Personal injury cases can encompass a variety of injuries. Most of those injuries start with a physical injury such as a back injury from a car accident. Some personal injuries, however, can exist without a predicate physical injury. Take for example emotional distress. While emotional distress can be included as a non-economic damage in a personal injury case where there are also physical injuries, an emotional distress personal injury case can sometimes be filed without an underlying physical injury. Sound confusing? It gets even more confusing when you take into account the tax ramifications of a personal injury award or settlement.
Imagine winning a million dollar personal injury jury award only to find out that the Internal Revenue Service was going to tax the money – leaving you with only half at best. Don’t panic yet – most personal injury awards or settlement are NOT taxed. The key is in the definition of income. Over the years the courts have been faced with the task of defining the word “income”. As such, the legal definition of the word income is “all accession to wealth, clearly realized, over which you have dominion. What that boils down to is “anything of value that you receive to do with as you please, for which you do work or because it is obligated by contract“. Of course we all know that Uncle Sam says income…is taxable! So here does that leave personal injury settlement or jury awards?
The good news is that most personal injury settlements and jury awards are not taxable. The government looks at compensation paid as a result of a physical injury as making the person whole again. In other words the plaintiff hasn’t gained anything, she has just been made whole again. Therefore, the federal government has not right to tax that money. The tricky part comes in when the personal injury is not predicated on an actual physical injury . As mentioned earlier, a lawsuit for emotional distress is not based on an actual physical injury. The victim may suffer physical symptoms of the emotional stress but there is not actual physical injury upon which the lawsuit is based. In that case, the compensation received by the victim in a settlement or pursuant to a jury award can be taxed by Uncle Sam.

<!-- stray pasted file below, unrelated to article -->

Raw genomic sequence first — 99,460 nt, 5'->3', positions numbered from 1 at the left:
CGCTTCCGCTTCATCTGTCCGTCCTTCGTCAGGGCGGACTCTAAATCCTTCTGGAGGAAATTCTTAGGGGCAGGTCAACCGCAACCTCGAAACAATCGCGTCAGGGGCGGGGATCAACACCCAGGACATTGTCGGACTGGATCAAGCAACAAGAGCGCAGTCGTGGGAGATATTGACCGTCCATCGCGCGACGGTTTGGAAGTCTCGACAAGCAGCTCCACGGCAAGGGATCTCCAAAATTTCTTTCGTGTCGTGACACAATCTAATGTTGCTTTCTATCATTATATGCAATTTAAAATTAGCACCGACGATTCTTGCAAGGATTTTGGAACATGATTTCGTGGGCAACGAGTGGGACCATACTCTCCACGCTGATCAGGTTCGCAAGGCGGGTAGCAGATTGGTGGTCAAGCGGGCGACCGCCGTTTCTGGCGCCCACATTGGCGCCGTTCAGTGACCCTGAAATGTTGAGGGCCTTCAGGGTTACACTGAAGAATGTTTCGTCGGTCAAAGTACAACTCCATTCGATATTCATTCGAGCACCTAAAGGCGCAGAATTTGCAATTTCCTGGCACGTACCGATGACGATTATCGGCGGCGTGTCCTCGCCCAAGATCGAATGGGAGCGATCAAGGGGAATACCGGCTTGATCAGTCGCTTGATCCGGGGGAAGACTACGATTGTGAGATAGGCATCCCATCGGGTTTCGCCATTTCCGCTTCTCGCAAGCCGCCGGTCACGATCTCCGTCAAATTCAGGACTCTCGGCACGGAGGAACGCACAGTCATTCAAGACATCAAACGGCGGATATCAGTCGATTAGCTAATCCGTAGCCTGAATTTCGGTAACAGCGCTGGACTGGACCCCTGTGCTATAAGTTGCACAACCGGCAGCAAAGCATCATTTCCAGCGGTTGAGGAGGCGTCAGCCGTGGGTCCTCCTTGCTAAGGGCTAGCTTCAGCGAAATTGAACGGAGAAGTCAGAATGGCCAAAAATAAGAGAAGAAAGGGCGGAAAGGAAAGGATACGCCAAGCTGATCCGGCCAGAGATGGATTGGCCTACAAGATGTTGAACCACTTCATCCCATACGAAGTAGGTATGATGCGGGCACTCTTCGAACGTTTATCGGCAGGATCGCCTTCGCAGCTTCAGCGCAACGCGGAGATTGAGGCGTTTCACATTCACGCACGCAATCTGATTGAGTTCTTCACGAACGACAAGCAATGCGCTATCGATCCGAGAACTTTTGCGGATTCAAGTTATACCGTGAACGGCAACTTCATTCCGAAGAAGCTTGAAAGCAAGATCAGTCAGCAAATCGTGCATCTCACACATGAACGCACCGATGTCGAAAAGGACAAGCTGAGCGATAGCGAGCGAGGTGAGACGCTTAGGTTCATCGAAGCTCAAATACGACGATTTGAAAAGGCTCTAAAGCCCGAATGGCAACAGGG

Clearly, a victim must be careful how settlements in a personal injury case are worded and would always consult with her attorney about the tax ramifications of a settlement before accepting one. Having said all that, the bottom line in most personal injury accident cases is that the compensation received via settlement agreement or awarded to the plaintiff by a jury is generally not taxed by the federal government – which is great news for plaintiffs!
If you would like to discuss the specifics of a personal injury accident case with an experienced California attorney, please schedule a free and confidential evaluation of your case with attorney Emery Ledger of Ledger & Associates at 1-800-300-0001 or at www.ledgerlaw.com.